I thought I was done with Carl, but this last bit of his book (save the “Retrospect” or epilogue) is really quite beautiful. I would like to commit it to memory but that is not likely given the current state of my brain’s writing mechanism; saving it here to find again in the future is the next best thing. (Note to readers or future selves: ignore the Latin terms and big words, and try to focus on the essence of the thing. It is a bit long but worth it.)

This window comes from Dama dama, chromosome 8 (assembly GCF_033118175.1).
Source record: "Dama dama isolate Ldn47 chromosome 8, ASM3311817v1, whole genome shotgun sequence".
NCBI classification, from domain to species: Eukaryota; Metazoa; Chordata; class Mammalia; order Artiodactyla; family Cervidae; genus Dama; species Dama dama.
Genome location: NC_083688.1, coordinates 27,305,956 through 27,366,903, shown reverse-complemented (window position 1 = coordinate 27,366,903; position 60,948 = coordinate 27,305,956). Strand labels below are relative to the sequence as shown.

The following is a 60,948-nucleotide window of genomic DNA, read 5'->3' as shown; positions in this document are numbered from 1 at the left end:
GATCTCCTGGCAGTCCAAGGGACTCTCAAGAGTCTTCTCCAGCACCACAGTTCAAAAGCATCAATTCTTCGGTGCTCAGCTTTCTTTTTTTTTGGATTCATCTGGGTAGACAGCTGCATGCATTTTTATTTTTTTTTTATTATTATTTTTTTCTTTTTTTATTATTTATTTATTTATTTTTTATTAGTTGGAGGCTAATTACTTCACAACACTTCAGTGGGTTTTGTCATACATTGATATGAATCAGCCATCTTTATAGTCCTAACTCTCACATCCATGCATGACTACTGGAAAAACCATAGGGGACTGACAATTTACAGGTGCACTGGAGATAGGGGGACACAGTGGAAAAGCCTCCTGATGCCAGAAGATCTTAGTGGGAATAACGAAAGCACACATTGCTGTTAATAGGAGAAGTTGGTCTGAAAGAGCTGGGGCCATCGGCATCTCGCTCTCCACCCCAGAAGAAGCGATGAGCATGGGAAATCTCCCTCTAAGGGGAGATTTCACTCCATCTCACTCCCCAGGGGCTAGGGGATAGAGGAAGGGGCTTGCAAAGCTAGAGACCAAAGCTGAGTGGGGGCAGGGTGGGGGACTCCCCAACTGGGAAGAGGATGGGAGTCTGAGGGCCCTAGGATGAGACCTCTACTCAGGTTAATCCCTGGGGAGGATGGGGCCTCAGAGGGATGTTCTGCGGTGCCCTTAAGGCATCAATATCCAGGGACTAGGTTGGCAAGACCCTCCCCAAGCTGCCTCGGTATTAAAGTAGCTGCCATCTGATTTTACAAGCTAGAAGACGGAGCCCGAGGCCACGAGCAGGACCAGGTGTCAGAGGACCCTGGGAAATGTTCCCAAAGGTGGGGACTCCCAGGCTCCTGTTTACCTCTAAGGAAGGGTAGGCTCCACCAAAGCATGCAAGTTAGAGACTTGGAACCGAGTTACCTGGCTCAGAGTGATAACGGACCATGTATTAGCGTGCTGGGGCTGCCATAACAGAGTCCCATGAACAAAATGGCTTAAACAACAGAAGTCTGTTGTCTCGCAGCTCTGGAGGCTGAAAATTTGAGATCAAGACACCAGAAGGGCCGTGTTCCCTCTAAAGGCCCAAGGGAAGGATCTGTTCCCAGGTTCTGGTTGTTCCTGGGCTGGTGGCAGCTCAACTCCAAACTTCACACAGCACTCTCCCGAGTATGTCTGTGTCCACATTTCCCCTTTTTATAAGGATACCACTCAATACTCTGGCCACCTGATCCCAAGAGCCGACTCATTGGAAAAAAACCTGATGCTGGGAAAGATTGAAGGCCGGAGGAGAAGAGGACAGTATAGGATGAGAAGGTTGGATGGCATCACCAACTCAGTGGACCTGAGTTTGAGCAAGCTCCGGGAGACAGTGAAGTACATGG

At this point the fact forces itself on my attention that beside the field of reflection there is another equally broad if not broader area in which rational understanding and rational modes of representation find scarcely anything they are able to grasp. This is the realm of Eros. In classical times, when such things were properly understood, Eros was considered a god whose divinity transcended our human limits, and who therefore could neither be comprehended nor represented in any way. I might, as many before me have attempted to, venture an approach to this daimon, whose range of activity extends from the endless spaces of the heavens to the dark abysses of hell; but I falter before the task of finding the language which might adequately express the incalculable paradoxes of love. Eros is a kosmogonos, a creator and father-mother of all higher consciousness. I sometimes feel that Paul’s words — “Though I speak with the tongues of men and of angels, and have not love” — might well be the first condition of all cognition and the quintessence of divinity itself. Whatever the learned interpretation may be of the sentence “God is love,” the words affirm the complexio oppositorum of the Godhead. In my medical experience as well as my own life I have again and again been faced with the mystery of love, and have never been able to explain what it is. Like Job, I had to “lay me hand on my mouth. I have spoken once, and I will now answer.” (Job 40:4 f.) Here is the greatest and smallest, the remotest and nearest, the highest and lowest, and we cannot discuss one side of it without also discussing the other. No language is adequate to this paradox. Whatever one can say, no words express the whole. To speak of partial aspects is always too much or too little, for only the whole is meaningful. Love “bears all things” and “endures all things” (1 Cor. 13:7). These words say all there is to be said; nothing can be added to them. For we are in the deepest sense the victims and the instruments of cosmogonic “love.” I put the word in quotation marks to indicate that I do not use it in its connotations of desiring, preferring, favoring, wishing, and similar feelings, but as something superior to the individual, a unified and undivided whole. Being a part, man cannot grasp the whole. He is at its mercy. He may assent to it, or rebel against it; but he is always caught up by it and enclosed within it. He is dependent upon it and sustained by it. Love is his light and his darkness, whose end he cannot see. “Love ceases not” — whether he speaks with the “tongues of angels,” or with scientific exactitude traces the life of the cell down to its uttermost source. Man can try to name love, showering upon it all the names at his command, and still he will involve himself in endless self-deceptions. If he possesses a grain of wisdom, he will lay down his arms and name the unknown by the more unknown, ignotum por ignotius — that is, by the name of God. That is a confession of his subjection, his imperfection, and his dependence; but at the same time a testimony to his freedom to choose between truth and error.